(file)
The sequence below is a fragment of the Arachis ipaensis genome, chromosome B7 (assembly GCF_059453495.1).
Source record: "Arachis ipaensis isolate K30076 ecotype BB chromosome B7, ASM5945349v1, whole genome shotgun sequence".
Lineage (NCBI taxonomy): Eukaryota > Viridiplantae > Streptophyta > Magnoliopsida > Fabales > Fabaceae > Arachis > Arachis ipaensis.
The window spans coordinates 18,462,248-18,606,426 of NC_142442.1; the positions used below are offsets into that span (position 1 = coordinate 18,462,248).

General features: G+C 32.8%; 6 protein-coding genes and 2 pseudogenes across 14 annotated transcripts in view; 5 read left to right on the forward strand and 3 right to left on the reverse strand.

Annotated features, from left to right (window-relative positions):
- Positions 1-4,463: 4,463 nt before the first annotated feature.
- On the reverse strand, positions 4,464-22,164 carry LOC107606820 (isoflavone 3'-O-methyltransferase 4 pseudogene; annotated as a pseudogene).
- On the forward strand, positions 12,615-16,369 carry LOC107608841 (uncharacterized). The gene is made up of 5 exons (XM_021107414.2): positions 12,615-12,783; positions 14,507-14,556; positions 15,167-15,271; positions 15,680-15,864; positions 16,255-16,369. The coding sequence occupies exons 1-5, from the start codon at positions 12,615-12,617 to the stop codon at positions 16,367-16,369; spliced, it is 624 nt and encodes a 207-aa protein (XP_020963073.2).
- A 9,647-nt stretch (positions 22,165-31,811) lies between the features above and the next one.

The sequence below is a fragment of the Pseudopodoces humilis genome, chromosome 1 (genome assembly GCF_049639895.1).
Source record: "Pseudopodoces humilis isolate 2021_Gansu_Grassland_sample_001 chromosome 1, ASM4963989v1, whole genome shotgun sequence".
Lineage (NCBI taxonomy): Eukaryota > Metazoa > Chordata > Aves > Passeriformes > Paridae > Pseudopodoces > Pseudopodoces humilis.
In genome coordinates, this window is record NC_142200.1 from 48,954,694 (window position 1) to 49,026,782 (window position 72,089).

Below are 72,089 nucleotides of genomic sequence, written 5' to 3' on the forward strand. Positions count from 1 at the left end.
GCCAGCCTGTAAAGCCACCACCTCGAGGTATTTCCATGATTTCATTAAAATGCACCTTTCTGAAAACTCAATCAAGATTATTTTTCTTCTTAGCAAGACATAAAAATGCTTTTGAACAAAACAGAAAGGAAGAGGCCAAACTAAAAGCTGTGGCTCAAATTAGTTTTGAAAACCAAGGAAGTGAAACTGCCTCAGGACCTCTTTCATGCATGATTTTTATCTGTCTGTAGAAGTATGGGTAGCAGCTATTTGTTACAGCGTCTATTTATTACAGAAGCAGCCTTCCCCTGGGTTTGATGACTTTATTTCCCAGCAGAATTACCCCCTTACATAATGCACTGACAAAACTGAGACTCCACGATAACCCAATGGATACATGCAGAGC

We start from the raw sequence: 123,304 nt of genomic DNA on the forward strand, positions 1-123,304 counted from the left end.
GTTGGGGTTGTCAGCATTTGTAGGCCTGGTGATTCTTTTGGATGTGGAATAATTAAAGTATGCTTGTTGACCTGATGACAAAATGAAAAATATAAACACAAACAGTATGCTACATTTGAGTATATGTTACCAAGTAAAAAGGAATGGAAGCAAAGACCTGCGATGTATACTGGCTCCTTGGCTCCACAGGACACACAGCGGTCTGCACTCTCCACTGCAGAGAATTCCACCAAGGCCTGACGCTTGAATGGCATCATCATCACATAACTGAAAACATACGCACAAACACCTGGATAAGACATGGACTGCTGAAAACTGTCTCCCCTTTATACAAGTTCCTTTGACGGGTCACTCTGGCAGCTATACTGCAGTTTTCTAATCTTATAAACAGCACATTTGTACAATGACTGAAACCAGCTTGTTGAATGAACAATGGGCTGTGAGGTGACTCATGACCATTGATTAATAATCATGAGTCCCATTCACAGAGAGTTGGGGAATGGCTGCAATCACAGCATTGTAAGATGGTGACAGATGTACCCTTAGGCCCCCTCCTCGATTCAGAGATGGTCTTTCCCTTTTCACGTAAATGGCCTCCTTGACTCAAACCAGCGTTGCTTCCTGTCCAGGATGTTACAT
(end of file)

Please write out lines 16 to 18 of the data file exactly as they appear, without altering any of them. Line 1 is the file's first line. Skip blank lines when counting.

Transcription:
GCCAGCCTGTAAAGCCACCACCTCGAGGTATTTCCATGATTTCATTAAAATGCACCTTTCTGAAAACTCAATCAAGATTATTTTTCTTCTTAGCAAGACATAAAAATGCTTTTGAACAAAACAGAAAGGAAGAGGCCAAACTAAAAGCTGTGGCTCAAATTAGTTTTGAAAACCAAGGAAGTGAAACTGCCTCAGGACCTCTTTCATGCATGATTTTTATCTGTCTGTAGAAGTATGGGTAGCAGCTATTTGTTACAGCGTCTATTTATTACAGAAGCAGCCTTCCCCTGGGTTTGATGACTTTATTTCCCAGCAGAATTACCCCCTTACATAATGCACTGACAAAACTGAGACTCCACGATAACCCAATGGATACATGCAGAGC

We start from the raw sequence: 123,304 nt of genomic DNA on the forward strand, positions 1-123,304 counted from the left end.
GTTGGGGTTGTCAGCATTTGTAGGCCTGGTGATTCTTTTGGATGTGGAATAATTAAAGTATGCTTGTTGACCTGATGACAAAATGAAAAATATAAACACAAACAGTATGCTACATTTGAGTATATGTTACCAAGTAAAAAGGAATGGAAGCAAAGACCTGCGATGTATACTGGCTCCTTGGCTCCACAGGACACACAGCGGTCTGCACTCTCCACTGCAGAGAATTCCACCAAGGCCTGACGCTTGAATGGCATCATCATCACATAACTGAAAACATACGCACAAACACCTGGATAAGACATGGACTGCTGAAAACTGTCTCCCCTTTATACAAGTTCCTTTGACGGGTCACTCTGGCAGCTATACTGCAGTTTTCTAATCTTATAAACAGCACATTTGTACAATGACTGAAACCAGCTTGTTGAATGAACAATGGGCTGTGAGGTGACTCATGACCATTGATTAATAATCATGAGTCCCATTCACAGAGAGTTGGGGAATGGCTGCAATCACAGCATTGTAAGATGGTGACAGATGTACCCTTAGGCCCCCTCCTCGATTCAGAGATGGTCTTTCCCTTTTCACGTAAATGGCCTCCTTGACTCAAACCAGCGTTGCTTCCTGTCCAGGATGTTACAT